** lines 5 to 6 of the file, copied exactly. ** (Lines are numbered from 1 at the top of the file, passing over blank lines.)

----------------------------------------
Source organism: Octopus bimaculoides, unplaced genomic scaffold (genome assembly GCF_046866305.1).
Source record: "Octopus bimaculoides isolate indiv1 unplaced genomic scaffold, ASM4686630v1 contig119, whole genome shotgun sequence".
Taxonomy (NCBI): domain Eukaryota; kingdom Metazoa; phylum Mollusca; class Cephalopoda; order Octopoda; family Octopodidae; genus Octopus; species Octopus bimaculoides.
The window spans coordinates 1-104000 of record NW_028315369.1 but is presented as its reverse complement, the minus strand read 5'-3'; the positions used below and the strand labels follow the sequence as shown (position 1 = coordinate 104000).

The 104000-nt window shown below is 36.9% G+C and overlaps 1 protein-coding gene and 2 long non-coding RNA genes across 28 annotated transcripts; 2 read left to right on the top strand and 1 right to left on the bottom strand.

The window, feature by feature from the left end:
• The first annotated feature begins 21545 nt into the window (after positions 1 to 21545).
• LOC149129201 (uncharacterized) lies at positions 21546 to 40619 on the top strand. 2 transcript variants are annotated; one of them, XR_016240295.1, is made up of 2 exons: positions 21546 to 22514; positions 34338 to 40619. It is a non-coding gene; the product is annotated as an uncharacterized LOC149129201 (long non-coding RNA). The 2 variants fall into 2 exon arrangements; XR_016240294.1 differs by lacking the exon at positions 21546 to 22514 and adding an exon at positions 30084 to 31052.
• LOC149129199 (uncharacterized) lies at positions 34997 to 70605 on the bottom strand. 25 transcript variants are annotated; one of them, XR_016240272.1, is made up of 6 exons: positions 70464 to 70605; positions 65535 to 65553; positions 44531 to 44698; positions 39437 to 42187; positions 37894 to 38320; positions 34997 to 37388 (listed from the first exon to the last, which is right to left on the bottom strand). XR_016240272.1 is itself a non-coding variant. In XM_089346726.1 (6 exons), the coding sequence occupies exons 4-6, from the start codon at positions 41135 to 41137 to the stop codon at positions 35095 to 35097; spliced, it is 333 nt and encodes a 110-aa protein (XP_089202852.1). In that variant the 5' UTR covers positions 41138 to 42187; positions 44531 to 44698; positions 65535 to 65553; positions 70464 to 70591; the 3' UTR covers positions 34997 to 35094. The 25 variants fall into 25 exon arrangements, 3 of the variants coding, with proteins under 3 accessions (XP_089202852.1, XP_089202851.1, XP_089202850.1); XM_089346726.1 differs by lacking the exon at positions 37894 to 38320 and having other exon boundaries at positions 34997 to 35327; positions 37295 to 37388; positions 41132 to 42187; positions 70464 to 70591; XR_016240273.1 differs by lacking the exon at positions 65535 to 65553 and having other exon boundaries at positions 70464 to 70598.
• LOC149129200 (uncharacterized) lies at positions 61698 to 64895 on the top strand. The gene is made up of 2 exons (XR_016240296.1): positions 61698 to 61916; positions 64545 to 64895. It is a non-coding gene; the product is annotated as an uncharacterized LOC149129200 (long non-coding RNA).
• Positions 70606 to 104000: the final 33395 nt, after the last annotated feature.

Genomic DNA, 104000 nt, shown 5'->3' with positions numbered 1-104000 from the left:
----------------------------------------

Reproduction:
The 104000-nt window shown below is 36.9% G+C and overlaps 1 protein-coding gene and 2 long non-coding RNA genes across 28 annotated transcripts; 2 read left to right on the top strand and 1 right to left on the bottom strand.

The window, feature by feature from the left end: